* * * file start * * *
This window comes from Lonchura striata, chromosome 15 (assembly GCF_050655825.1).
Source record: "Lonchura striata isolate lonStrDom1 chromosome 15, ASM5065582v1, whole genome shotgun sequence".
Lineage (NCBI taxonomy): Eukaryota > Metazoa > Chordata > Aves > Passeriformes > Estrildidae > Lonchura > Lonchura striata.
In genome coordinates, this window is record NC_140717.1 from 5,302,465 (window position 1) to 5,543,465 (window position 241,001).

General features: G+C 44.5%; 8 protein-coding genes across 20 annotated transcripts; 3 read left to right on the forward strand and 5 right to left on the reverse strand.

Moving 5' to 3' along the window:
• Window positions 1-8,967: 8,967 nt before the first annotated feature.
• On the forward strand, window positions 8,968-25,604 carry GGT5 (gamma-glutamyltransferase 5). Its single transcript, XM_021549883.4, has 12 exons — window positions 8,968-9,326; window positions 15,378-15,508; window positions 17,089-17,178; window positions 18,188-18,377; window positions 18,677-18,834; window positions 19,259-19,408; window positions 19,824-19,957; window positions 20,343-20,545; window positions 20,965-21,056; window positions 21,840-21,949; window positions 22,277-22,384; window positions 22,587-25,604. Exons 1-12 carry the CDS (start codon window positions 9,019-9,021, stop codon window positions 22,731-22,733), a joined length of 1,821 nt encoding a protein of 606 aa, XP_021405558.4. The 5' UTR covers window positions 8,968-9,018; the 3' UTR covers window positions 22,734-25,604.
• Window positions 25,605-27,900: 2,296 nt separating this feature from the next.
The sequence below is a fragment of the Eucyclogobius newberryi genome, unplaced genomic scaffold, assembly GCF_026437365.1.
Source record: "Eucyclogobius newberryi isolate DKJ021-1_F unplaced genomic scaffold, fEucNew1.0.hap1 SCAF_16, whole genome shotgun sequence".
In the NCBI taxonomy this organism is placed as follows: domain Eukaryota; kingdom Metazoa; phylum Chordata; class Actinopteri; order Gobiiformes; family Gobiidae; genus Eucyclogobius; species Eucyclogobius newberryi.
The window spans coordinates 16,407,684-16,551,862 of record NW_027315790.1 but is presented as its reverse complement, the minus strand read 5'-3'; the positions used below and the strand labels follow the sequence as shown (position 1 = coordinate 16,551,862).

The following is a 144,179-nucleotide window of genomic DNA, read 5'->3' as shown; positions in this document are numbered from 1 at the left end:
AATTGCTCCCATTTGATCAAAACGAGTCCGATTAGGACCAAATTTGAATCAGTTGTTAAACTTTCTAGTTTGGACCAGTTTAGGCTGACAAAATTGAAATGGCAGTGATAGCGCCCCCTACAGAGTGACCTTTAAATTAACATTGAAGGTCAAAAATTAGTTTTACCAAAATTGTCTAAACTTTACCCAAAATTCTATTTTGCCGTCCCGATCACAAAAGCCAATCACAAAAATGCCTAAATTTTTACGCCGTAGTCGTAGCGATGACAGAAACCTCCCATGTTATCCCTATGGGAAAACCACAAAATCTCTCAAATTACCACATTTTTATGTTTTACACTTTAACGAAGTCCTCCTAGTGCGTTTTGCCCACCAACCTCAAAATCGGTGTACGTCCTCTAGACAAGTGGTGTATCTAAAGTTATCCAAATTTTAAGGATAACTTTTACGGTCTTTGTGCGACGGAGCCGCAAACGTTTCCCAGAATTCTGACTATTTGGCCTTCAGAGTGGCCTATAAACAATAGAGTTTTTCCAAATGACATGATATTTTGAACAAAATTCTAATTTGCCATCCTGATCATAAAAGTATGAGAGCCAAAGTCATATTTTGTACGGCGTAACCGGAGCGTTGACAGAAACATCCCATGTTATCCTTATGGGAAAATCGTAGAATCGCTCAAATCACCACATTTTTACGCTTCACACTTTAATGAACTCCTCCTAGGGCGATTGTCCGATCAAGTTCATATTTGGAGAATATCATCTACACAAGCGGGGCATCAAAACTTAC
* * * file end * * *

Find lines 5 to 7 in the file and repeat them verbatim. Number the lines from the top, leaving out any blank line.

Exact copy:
General features: G+C 44.5%; 8 protein-coding genes across 20 annotated transcripts; 3 read left to right on the forward strand and 5 right to left on the reverse strand.

Moving 5' to 3' along the window:
• Window positions 1-8,967: 8,967 nt before the first annotated feature.